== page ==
“The nerd that I am, I looked up ‘sarcasm.’ And ‘sarcasm’ in Greek comes from the word, ‘sarkasmos,’ which means, ‘cutting people up; fleshing and peeling of someone’s skin.' So, basically I’m not away from my original profession.”—Bassem Youssef, on being a cardiac surgeon and a comedian. x
The Only Correct Way...
- Dr. A: This is the way you should do this procedure for your final assessment. It is how it is written in your notes.
- Dr. B: Do not go by what is in your book. That is the classic method. There are better ways to do it.
- Dr. C: Why are you doing it that way? This is the best way to do it according to studies.
- Dr. D: I see you picked up some bad habits. And by "bad habits" I mean "not the way I do it." While you are with me do it this way.
- Dr. E: I ran into trouble before with the way you are doing it so I do not do that anymore.
- Dr. F: Do it however you like.
- Me: Brain cannot compute.
Anon asked: How did you meet CuteBoy? If you don’t mind me asking :) And also, is it true that one you begin medschool your whole social/dating/relationship life is put on hold? And that you won’t make friends within your program because everyone is ultra-competitive? I know there are a lot of questions about getting INTO med school here, but I’m also wondering about what it’s like when you actually begin the program. Thank you so much!
Ok. It seems I have a couple myths to dispel. Where is my wand?
(haha I am hilarious!)
#1: I met the Cute Boy in November at a friend’s birthday party. It was a trap- I literally went facebook shopping one night when she came over for cheeseburger/JamesBond/champagne girl’s night. Neither of us were looking for anything serious, but we quickly realized that we liked each other WAY too much, and now we are hopelessly disgustingly in love and sooooo happy.
Dating in med school is not easy. I’m lucky because he generally makes it as easy as possible for me. He is very mature, has a grownup job, his own group of friends that he sees often, band practice a few days a week, and hobbies, so he isn’t always bugging me to pay attention to him. He never ever ever made me feel bad about having to study (protip to anyone dating a med student: FOLLOW HIS EXAMPLE). During the week when school was in session, we generally didn’t see each other until we were getting in bed to go to sleep, which sucked. We texted each other periodically throughout the day and if we were not going to see each other on a given day we would always make sure to talk on the phone for a little bit. I always made an effort to make time for him and he always made an effort to support me. It takes a lot of compromise, selflessness, and communication- but having a happy, healthy, super rad relationship while in med school is definitely possible.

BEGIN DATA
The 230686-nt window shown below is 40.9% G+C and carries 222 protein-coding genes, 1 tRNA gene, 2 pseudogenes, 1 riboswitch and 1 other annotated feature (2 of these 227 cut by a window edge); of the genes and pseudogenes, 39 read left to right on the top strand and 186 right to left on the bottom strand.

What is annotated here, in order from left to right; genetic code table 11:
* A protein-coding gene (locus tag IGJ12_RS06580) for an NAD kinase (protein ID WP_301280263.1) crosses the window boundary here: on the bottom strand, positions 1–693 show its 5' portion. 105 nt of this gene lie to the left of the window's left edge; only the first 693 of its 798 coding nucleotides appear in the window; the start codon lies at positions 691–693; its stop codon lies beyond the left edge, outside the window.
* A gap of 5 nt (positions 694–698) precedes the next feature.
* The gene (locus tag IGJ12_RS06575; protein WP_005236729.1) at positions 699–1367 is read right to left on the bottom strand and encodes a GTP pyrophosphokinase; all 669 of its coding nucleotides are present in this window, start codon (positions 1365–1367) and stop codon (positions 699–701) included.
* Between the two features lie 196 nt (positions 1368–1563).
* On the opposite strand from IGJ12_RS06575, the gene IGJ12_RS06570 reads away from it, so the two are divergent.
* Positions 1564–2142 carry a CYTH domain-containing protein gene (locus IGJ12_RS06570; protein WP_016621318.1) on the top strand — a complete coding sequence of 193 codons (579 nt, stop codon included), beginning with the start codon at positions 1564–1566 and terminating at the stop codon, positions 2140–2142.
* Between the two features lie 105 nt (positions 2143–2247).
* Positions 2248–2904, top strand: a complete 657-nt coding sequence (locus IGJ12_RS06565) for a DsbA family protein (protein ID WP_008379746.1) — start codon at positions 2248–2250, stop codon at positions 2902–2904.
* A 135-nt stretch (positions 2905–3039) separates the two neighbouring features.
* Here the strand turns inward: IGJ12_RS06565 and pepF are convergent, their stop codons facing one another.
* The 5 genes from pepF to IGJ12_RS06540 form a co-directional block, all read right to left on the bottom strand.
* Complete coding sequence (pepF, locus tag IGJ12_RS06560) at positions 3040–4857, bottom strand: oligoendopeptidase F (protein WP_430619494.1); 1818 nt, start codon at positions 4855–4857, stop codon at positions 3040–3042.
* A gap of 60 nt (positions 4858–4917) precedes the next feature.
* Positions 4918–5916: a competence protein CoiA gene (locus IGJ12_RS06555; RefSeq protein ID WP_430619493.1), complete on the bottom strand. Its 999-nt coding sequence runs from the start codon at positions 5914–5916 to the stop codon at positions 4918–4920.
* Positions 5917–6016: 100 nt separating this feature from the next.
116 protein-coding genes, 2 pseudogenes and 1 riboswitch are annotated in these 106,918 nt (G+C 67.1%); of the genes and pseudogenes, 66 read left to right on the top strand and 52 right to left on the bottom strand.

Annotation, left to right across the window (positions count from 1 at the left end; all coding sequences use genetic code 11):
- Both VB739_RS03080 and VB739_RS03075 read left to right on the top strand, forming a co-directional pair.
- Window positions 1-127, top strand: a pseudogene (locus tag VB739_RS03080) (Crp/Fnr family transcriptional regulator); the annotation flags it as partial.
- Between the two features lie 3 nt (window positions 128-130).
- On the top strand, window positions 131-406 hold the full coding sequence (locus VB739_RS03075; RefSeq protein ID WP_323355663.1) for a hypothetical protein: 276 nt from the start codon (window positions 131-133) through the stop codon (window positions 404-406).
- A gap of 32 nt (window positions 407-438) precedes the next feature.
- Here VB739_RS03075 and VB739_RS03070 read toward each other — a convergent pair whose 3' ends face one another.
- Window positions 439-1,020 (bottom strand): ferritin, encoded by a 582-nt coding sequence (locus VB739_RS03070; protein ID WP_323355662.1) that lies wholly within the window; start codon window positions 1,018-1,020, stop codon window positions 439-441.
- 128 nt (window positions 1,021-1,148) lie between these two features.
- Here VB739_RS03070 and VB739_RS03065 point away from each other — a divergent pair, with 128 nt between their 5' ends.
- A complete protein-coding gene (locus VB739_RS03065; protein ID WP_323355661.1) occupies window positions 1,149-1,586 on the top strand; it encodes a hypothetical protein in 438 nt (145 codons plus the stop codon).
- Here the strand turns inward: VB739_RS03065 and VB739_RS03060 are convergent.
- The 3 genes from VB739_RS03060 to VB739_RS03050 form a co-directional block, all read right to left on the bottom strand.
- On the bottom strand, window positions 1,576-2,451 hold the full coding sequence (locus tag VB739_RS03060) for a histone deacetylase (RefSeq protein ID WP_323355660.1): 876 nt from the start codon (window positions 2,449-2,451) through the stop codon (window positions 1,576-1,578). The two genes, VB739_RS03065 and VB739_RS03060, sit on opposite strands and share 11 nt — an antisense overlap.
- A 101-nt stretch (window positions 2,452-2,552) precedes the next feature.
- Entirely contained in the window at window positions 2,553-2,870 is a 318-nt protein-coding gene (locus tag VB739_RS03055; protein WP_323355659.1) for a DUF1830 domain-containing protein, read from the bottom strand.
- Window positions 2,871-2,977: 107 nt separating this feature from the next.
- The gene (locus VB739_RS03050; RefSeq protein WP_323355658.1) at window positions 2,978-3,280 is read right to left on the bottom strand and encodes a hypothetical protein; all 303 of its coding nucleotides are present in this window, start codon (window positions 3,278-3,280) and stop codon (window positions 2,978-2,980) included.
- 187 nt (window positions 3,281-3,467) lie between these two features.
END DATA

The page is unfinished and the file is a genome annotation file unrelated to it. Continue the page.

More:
#2: Med school does not necessarily mean your life will completely be put on hold- your priorities will shift completely. You will figure out how much you need to study/go to class and then everything else generally gets arranged around that. Yes, some people will fade out of your life if they aren’t willing to contact you and work with you in order to remain in touch. Luckily for me, I have a fantastic group of girl friends who always made sure to invite me to things and to keep in contact with me, even if I didn’t see them for a few weeks, even if I could only come out for an hour or showed up late, they always made me feel included.
I also tried to have at least one non-med friend social type thing a week when possible. My friends would come read while I studied just so that I wasn’t by myself- we’d make dinner, eat, and then spend the evening drinking tea and reading. It was really nice.
#3: What? Shut the front door. Not make any friends? That is bullshit.
Do you see these two girls with me?
These are my classmates and some of the smartest people I’ve ever met to boot. We took this photo a couple days ago at an outdoor concert type event. We studied together at least once a week during the semester and have probably the most hilarious GroupMe conversation history in… well, the history of ever. They even helped me build my patio just for kicks and giggles. And those aren’t my only school friends.